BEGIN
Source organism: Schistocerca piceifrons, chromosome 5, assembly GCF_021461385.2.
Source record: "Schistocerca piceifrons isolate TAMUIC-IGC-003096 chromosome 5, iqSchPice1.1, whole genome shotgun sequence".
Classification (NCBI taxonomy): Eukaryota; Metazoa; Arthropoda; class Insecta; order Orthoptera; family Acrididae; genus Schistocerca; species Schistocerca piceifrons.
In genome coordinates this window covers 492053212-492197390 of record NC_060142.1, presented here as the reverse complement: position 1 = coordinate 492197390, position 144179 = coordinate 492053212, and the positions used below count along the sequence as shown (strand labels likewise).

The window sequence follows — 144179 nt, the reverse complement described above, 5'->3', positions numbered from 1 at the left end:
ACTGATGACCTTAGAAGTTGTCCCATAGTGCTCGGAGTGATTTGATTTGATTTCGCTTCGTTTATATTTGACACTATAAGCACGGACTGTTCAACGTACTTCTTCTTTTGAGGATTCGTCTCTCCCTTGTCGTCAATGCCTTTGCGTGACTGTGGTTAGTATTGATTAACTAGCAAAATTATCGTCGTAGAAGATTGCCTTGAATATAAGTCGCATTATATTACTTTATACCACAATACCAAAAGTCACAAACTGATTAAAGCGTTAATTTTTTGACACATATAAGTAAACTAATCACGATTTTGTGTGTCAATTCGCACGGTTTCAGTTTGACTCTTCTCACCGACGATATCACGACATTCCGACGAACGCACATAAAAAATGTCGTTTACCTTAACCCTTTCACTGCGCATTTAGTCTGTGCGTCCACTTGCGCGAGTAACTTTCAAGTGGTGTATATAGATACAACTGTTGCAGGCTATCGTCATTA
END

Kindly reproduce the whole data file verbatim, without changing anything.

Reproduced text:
Source organism: Schistocerca piceifrons, chromosome 5, assembly GCF_021461385.2.
Source record: "Schistocerca piceifrons isolate TAMUIC-IGC-003096 chromosome 5, iqSchPice1.1, whole genome shotgun sequence".
Classification (NCBI taxonomy): Eukaryota; Metazoa; Arthropoda; class Insecta; order Orthoptera; family Acrididae; genus Schistocerca; species Schistocerca piceifrons.
In genome coordinates this window covers 492053212-492197390 of record NC_060142.1, presented here as the reverse complement: position 1 = coordinate 492197390, position 144179 = coordinate 492053212, and the positions used below count along the sequence as shown (strand labels likewise).

The window sequence follows — 144179 nt, the reverse complement described above, 5'->3', positions numbered from 1 at the left end:
ACTGATGACCTTAGAAGTTGTCCCATAGTGCTCGGAGTGATTTGATTTGATTTCGCTTCGTTTATATTTGACACTATAAGCACGGACTGTTCAACGTACTTCTTCTTTTGAGGATTCGTCTCTCCCTTGTCGTCAATGCCTTTGCGTGACTGTGGTTAGTATTGATTAACTAGCAAAATTATCGTCGTAGAAGATTGCCTTGAATATAAGTCGCATTATATTACTTTATACCACAATACCAAAAGTCACAAACTGATTAAAGCGTTAATTTTTTGACACATATAAGTAAACTAATCACGATTTTGTGTGTCAATTCGCACGGTTTCAGTTTGACTCTTCTCACCGACGATATCACGACATTCCGACGAACGCACATAAAAAATGTCGTTTACCTTAACCCTTTCACTGCGCATTTAGTCTGTGCGTCCACTTGCGCGAGTAACTTTCAAGTGGTGTATATAGATACAACTGTTGCAGGCTATCGTCATTA